Psalm 23: From Failure to Shepherding

shepherding

If John 3:16 is the most famous verse in the New Testament, what some have endearingly called the “end zone gospel”, then the verses of Psalm 23 must be the Old Testament equivalent.

With soldiers, guidance counselors, and everyone dealing with difficult situations of loss or discouragement, this chapter surely has been flipped to.

Enjoying Christ as our Shepherd

Psalm 23 presents Christ as the Shepherd. What could be more comforting? In this Psalm there are 18 personal statements- my Shepherd, I will lack nothing, He makes me lie down, etc.

We will never graduate from our need of Christ’s personal shepherding. Jacob’s life testifies of this- near his end he recognized God as the One who had shepherded him his whole life (Gen. 48:15). Even for eternity the Lamb will shepherd us to springs of water of life (Rev. 7:17).

But eventually our Christian life needs to turn to shepherding others.

Becoming Shepherds

John 21 is the addendum to Psalm 23.

In John 21 the Lord charged Peter to shepherd His sheep. That was a real low point for Peter. He was recovering from the major failure of denying the Lord three times. Peter must have thought his spiritual career was over. How could he be useful to the Lord after such a blatant, repeated denial? How could he go on personally, much less take care of others?

Anyone who hasn’t had this kind of experience cannot shepherd others. His “care” would be tainted with self-righteousness, condescension, maybe even disgust.

If we pray that the Lord will make us shepherds, we may enter into a period of failure and disappointment. This is because we learn to shepherd by being shepherded.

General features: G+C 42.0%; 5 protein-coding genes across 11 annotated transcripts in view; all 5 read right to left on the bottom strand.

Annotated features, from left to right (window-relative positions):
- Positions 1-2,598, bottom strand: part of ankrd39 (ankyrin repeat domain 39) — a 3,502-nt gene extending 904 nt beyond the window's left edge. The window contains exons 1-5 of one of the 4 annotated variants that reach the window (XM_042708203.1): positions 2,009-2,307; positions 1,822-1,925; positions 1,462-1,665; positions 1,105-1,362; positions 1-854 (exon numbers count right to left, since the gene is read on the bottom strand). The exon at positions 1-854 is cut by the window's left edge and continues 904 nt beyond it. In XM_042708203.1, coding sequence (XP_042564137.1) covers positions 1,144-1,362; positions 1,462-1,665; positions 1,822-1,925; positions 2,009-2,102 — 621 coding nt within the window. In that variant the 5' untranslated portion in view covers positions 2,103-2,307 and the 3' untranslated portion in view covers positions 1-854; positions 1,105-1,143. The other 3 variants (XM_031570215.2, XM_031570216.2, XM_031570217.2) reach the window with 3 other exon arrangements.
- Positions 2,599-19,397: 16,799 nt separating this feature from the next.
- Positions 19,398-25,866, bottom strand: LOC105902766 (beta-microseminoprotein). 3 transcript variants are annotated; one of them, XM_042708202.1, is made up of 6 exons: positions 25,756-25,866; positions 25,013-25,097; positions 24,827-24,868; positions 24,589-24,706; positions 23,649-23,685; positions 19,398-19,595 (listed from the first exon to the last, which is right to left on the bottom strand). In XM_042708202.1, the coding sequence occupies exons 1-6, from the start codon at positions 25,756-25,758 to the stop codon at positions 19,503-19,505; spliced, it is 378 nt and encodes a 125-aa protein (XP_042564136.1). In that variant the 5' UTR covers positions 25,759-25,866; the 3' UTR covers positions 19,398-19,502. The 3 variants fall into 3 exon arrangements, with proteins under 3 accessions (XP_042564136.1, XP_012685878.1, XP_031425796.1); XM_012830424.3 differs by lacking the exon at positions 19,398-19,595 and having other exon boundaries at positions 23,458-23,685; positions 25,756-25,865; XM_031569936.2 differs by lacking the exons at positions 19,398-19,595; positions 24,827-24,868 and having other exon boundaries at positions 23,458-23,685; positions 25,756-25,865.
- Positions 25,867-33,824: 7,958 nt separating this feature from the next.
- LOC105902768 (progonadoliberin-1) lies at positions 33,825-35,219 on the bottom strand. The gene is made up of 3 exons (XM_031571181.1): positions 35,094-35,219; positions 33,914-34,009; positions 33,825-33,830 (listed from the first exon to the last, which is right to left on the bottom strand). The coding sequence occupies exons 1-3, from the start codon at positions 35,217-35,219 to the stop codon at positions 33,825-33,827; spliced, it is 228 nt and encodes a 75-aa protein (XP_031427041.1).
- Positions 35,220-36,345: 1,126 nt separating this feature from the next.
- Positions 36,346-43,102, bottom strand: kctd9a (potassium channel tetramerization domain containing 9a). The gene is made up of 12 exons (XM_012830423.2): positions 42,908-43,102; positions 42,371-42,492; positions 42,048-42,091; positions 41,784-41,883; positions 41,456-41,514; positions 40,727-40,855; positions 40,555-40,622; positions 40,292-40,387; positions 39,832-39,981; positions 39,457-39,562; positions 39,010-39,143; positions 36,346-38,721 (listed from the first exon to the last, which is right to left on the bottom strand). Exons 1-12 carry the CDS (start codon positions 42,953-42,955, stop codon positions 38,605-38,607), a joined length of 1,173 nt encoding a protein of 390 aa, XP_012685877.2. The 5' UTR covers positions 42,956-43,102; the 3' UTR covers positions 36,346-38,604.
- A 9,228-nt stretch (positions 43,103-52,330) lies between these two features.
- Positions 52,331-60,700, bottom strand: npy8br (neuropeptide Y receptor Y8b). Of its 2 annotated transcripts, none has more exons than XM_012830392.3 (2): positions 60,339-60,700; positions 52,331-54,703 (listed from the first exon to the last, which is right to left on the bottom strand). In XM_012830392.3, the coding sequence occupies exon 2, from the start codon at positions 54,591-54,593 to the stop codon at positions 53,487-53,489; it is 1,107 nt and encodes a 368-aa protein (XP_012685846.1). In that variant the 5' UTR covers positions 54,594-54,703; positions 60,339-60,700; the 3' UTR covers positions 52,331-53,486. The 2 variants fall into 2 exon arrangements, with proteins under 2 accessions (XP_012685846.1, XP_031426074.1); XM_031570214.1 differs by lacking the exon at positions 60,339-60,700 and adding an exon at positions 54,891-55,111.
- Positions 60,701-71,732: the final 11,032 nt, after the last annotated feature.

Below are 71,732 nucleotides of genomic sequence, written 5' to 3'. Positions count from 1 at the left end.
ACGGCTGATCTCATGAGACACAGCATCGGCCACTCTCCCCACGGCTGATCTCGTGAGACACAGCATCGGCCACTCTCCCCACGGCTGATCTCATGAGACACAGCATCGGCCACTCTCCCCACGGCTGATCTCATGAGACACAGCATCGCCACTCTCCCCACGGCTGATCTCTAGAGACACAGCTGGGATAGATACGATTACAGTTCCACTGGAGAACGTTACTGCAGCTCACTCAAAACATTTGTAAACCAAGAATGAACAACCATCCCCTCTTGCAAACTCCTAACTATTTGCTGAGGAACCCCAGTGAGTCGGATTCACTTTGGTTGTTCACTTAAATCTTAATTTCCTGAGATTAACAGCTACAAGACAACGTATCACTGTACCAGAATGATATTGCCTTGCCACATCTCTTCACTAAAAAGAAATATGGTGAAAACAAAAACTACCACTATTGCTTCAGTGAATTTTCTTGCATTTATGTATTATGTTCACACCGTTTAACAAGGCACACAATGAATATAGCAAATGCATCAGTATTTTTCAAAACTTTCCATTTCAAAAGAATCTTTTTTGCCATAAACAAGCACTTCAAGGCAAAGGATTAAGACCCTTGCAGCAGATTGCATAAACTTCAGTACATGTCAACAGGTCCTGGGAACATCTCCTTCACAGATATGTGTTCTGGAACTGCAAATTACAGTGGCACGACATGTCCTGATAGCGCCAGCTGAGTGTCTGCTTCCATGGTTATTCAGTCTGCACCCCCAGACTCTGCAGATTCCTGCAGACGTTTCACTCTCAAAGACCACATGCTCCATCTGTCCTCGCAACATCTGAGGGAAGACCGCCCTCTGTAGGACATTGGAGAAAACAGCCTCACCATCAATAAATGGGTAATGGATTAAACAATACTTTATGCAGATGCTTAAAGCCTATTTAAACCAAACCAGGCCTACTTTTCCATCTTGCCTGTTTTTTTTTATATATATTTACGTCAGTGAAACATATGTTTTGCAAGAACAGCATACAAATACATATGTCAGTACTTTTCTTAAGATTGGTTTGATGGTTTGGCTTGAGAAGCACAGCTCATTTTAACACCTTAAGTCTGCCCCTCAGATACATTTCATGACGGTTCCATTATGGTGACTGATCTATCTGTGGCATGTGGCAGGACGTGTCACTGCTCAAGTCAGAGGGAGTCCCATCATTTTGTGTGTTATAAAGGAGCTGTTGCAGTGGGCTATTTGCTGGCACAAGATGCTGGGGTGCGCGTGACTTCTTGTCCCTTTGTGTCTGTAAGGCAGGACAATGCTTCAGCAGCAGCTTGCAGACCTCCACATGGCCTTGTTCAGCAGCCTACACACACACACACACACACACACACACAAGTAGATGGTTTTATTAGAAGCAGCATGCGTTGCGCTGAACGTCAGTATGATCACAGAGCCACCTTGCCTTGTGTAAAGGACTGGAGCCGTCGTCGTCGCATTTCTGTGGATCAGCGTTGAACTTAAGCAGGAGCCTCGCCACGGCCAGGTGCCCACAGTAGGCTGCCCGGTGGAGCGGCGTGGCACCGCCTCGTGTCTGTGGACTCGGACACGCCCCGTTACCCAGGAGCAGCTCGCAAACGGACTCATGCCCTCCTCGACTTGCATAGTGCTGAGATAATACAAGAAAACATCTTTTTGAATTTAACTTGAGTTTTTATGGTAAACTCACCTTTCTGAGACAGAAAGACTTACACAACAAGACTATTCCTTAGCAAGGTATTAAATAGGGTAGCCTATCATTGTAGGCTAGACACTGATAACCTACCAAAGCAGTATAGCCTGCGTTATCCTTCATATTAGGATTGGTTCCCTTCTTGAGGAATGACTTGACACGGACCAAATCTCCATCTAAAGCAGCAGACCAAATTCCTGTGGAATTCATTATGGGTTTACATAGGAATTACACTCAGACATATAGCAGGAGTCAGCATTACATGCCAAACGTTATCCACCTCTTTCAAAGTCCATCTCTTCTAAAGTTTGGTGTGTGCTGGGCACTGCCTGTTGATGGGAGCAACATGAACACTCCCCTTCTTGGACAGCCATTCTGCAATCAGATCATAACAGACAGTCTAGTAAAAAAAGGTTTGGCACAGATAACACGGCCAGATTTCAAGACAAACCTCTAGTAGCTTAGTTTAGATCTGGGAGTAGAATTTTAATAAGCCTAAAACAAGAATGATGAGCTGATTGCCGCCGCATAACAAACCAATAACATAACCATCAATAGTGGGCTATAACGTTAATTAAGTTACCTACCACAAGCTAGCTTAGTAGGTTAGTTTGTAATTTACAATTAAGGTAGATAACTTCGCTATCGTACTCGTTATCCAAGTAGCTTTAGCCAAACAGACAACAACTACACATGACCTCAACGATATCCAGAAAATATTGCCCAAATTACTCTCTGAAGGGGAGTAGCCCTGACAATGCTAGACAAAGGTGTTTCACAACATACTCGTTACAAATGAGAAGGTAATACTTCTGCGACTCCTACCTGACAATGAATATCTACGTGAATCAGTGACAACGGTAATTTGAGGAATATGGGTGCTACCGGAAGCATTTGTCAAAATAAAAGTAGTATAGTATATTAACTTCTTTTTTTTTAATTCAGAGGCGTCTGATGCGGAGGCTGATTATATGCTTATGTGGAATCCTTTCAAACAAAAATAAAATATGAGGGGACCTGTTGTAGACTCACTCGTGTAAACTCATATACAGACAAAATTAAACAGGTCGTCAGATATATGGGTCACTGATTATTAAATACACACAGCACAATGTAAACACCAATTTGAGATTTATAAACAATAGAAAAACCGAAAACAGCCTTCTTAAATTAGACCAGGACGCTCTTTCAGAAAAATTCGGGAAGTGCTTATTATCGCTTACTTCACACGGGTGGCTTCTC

We learn the divine medicine not by study, but by being patients.

It’s encouraging to know that only recovered failures can shepherd others. Peter’s failure was really the beginning of his usefulness. It stripped him of his natural self-confidence and pride. It humbled him. This is where true shepherding begins. Only then could Peter say, “Shepherd the flock of God among you,” not below you (1 Pet. 5:2). “Among you” doesn’t merely refer to geographic proximity. It implies a realization that is crucial to shepherding- that there is no hierarchy in shepherding. That all are on the same level and in need of shepherding.

Learning to Shepherd

We all need to learn to shepherd. Shepherding is not just the job of a few hired pastors at a church. Every born again Christian has the capacity and responsibility to shepherd others. If we would extend the sphere of our concern beyond our self and learn to shepherd others, then the church would experience a long-lasting and dependable revival.

Revival meetings would decrease- in a good way. We wouldn’t need them anymore.

This would be a revival from the bottom up. Based on the realization that we really need each other. That all are on the same level. Based on the mutual dependence of the members in the Body of Christ for supply and care, rather than based on an emotional, knee-jerk response to a touching message.